A version of this story about “Sr.” first appeared in the Guild & Critics Awards/Documentaries issue of TheWrap’s awards magazine.
Robert Downey Sr., who died in 2021 from complications of Parkinson’s disease, was a pioneering underground filmmaker long before his actor-son Robert Jr. made a name for himself. Toward the end of his life, the two Roberts teamed up for a doc from director Chris Smith that turned deeply personal.
THEWRAP: How did this project come about?
CHRIS SMITH: As documentary filmmakers, we’re always looking for a story, and I had a meeting at Robert (Downey Jr.)’s company and floated the idea to see if Robert was interested in anything in the documentary space. And I very quickly was told no, not at all, but he did think somebody should do something on his dad.
How did that turn into a movie about his dad in which Robert Jr. was intimately involved as well?
It was really organic. I don’t even remember a moment where we sat down and said, “This is what we’re doing.” It was just something that started to happen. We started to document Senior, and then Robert was coming out to the Hamptons and was like, “Oh, we should film with me and my dad.” It just evolved. I think part of it was trying to stay open to not having a preconceived notion of what it should be.
How well did you know Robert Sr.’s work when you got into this?
At the very beginning it was just “Putney Swope,” which I think I had seen in film school. And then, obviously, once the project started and we were doing research, we caught up on the rest of it. It was really exciting to see. When I started making stuff in the ’90s, “Stranger Than Paradise” and “Down by Law” felt like the early independent cinema. And to see that there was this whole wave 15 years earlier was exciting and inspiring. And to think that they were doing that without a roadmap, getting a sense of the community that existed was really fun.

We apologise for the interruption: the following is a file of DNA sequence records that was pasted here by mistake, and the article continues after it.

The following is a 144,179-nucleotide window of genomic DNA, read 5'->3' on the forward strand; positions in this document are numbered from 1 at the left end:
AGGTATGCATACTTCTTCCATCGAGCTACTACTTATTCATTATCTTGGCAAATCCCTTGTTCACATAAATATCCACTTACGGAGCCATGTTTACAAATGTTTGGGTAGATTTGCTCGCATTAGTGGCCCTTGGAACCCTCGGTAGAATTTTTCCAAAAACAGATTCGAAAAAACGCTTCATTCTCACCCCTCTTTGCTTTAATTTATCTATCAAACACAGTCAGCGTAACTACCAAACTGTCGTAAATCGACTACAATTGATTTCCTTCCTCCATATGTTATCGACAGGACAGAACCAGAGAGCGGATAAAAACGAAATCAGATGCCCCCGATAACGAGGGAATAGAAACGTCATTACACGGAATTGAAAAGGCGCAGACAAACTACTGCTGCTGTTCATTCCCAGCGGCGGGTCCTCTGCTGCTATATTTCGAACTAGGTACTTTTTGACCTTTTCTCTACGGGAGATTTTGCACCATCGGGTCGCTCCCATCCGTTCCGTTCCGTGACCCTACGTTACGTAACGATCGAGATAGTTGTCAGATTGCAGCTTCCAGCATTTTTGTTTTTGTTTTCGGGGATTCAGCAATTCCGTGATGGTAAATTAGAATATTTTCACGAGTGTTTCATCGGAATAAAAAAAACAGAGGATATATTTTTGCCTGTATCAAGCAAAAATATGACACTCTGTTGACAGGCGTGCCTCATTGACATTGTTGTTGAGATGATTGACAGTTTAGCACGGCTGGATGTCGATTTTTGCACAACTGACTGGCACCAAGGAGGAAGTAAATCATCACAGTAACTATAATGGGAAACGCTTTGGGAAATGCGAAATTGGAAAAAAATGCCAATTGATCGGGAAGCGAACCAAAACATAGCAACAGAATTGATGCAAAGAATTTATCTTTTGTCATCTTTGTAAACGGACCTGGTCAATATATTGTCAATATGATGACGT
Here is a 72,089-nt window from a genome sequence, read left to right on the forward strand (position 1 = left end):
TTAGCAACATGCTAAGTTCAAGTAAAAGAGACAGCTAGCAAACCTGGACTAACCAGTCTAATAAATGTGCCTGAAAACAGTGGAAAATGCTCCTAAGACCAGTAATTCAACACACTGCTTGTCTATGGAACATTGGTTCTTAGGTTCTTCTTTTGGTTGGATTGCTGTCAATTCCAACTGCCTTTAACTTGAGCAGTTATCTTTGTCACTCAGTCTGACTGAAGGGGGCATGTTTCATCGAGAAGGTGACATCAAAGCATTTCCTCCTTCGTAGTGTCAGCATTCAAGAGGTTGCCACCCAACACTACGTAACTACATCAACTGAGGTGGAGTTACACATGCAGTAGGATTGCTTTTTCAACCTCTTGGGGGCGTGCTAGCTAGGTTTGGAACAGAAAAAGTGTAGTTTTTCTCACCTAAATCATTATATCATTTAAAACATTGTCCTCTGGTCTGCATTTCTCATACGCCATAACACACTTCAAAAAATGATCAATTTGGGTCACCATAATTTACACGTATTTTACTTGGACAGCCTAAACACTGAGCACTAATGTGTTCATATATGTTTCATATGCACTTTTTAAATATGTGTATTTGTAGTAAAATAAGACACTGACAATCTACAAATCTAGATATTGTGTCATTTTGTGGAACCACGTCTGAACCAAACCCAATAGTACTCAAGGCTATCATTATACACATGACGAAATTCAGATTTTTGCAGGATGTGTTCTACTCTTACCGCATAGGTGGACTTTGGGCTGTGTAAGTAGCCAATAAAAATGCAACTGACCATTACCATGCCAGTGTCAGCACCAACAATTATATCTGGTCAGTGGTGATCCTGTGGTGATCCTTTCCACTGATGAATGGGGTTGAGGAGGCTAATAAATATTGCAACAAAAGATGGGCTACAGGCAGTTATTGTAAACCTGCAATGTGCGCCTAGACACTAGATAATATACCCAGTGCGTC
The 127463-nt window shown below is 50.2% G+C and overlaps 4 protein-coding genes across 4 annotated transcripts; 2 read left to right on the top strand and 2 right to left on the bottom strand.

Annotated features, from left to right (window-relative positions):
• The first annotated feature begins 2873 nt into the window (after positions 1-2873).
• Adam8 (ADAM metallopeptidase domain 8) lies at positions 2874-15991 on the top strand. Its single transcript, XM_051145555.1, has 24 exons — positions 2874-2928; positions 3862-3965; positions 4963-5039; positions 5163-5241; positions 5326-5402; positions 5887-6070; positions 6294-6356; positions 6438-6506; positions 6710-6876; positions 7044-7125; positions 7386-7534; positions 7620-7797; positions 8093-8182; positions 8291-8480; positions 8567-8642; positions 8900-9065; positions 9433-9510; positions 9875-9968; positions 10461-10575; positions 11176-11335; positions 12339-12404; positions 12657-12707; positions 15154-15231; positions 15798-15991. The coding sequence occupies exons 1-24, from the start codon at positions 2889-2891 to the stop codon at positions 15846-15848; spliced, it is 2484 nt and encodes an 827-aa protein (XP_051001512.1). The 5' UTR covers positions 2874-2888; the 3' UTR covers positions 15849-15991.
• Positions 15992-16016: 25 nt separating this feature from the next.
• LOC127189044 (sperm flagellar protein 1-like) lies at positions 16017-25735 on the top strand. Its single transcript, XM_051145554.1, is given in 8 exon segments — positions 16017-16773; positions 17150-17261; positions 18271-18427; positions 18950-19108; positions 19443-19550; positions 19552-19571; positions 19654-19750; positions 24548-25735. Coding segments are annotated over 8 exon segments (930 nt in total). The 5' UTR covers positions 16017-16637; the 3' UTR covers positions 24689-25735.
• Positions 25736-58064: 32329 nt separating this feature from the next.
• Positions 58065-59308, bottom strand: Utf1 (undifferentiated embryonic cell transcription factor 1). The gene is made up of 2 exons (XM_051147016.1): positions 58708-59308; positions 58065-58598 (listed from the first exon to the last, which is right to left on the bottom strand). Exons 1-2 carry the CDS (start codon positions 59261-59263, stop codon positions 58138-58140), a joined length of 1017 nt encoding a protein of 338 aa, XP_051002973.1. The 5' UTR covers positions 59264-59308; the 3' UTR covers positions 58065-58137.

Between that and COVID and Senior’s declining health, it strikes me that this is a film where what you ended up with is probably dramatically different from what you thought you were making when you started it three years ago.
Yeah. I think at the beginning it was looking at an artist and his body of work and the life that he had led. And then as it progressed, it turned into a story about a father and a son and their journey together, and how these movies reflected the life story as opposed to looking at it purely from a cinematic perspective.
How did Robert Sr.’s health affect what you were doing? He took a turn at some point during the process, right?
Yeah. It was shocking because, just on a personal level, the person that we started making the movie [about] was still very much active. We took a walk on the first day and got lunch. I don’t think we went into it with any idea that this could be the eventual path that things would take. But I would say that Robert (Jr.) seemed to have an idea that this could happen pretty early on. I remember when he first brought it up, I didn’t see it because Senior was just so full of life.
At a certain point, I imagine you just had to accept that this was going to be the storyline of the last part of this film.
Yes. That was definitely the case. But the thing that was nice is that his spirit comes through throughout the whole film. Yes, there’s a bittersweet and sad quality to it, but it also feels very life affirming at the same time.
Robert Sr. certainly seemed to get a kick out of it, even making his own version of the doc.
Yeah. Every time I was with him, he was pointing out scenes or things to be filmed. He has had an enduring influence on me in terms of embracing the chaos, which is hard in documentaries. The other day, I was shooting an interview in Portugal and people were walking through the frame. In a previous incarnation, it’d be distracting. But now I just think, “Oh, Robert Sr. would just say it makes the frame more interesting.”
Read more from the Guild & Critics Awards/Documentaries issue here.